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OP015 Cost-effectiveness of laparoscopic ileocecal resection versus infliximab treatment of terminal ileitis in Crohn's disease: the LIR!C TRIAL

de Groof J.*1,2, Bemelman W.1, Eshuis E.2, Gardenbroek T.1, Bossuyt P.3, Bosmans J.4, van Dongen H.4, van Wagensveld B.5, Brink M.6, Consten E.7, Buskens C.1, D'Haens G.2, Stokkers P.8, Ponsioen C.2 LIR!C Study Group

1Academic Medical Center, Surgery, Amsterdam, Netherlands 2Academic Medical Center, Gastroenterology, Amsterdam, Netherlands 3Academic Medical Center, Epidemiology, Amsterdam, Netherlands 4VU, Health Sciences, Amsterdam, Netherlands 5OLVG West, Surgery, Amsterdam, Netherlands 6Meander Medical Center, Gastroenterology, Amersfoort, Netherlands 7Meander Medical Center, Surgery, Amersfoort, Netherlands 8OLVG West, Gastroenterology, Amsterdam, Netherlands

Background

The optimal therapeutic approach to ileocecal Crohn's disease (CD) remains unclear. The objective of the study was to compare infliximab with laparoscopic ileocecal resection in patients with thiopurine or steroid refractory recurrent CD of the terminal ileum, with respect to quality of life (QoL) and cost-effectiveness.

Methods

A multicentre randomised controlled, open-label trial was performed in 33 centres in The Netherlands and the UK. Adult patients with CD of the terminal ileum who failed >3 months of thiopurine treatment or steroids without signs of a critical stricture were randomly allocated to either infliximab or laparoscopic ileocecal resection. Patients with a prior ileocecal resection, a diseased length >40 cm, abdominal abscesses or fluid collections or an American Society of Anaesthesiologists (ASA) score of III or IV were excluded. Primary outcomes were QoL measured by the Inflammatory Bowel Disease Questionnaire (IBDQ) and costs per QALY at one year follow-up. The economic evaluation estimated the marginal direct medical, non-medical and time costs, costs per quality adjusted life year (QALY) and cost-utility ratio according to intention-to-treat analysis one year after initiation of treatment. Dutch Trial Registry NTR1150.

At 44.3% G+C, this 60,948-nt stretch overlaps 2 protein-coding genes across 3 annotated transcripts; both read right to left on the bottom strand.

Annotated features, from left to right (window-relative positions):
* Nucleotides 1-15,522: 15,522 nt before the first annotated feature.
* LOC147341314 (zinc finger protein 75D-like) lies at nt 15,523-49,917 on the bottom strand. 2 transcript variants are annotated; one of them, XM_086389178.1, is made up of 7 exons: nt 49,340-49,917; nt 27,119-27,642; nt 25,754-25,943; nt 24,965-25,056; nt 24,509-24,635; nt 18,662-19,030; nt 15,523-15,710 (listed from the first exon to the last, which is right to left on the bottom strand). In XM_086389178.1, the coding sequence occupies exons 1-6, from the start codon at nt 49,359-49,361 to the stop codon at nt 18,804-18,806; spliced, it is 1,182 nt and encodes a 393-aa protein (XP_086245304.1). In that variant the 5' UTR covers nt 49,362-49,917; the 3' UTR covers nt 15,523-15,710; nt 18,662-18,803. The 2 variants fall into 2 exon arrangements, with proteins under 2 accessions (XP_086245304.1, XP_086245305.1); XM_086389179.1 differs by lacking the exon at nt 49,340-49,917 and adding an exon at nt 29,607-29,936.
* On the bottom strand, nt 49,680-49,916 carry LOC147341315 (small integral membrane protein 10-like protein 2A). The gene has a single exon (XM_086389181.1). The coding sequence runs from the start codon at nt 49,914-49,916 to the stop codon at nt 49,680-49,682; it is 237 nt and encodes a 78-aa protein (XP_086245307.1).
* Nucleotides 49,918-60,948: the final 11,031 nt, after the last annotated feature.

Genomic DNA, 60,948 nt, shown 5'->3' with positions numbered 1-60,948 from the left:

Results

Between May 2008 and October 2015, 143 patients were included (33% male) with a median age of 27 years (interquartile range 22–40). Eventually, 65 patients started with infliximab and 70 patients were operated. At time of submission, 98.6% of the patients have completed follow-up. At baseline, the mean difference (MD) in IBDQ score was 4.9 points in favour of the resection group. After correction for the baseline difference, the MD at one year was 5.8 points in favour of resection (95% confidence interval (CI) −4.7 to 16.3, p=0.28). A significant difference in favour of the resection group in QoL was observed with the SF-36 general health questionnaire, on the physical scale (MD 3.2, p=0.035) and the mental scale (MD 4.1, p=0.036). Mean direct total costs per patient at one year were €19,655 in the infliximab and €10,724 in the resection group (MD €−8,931, 95% CI: €−12,087 to €−5,097). One QALY gained in the resection group was associated with a societal costs reduction of €77,221. In the sensitivity analysis, 95% of CE-pairs were located in the south-east quadrant, confirming that laparoscopic ileocecal resection was on average less costly and more effective than infliximab.

Conclusion

Although QoL at one year was not significantly better with the IBDQ, laparoscopic ileocecal resection can be considered an acceptable alternative for infliximab. Surgery improved general quality of life and was associated with a reduction in costs compared to infliximab induction and maintenance therapy.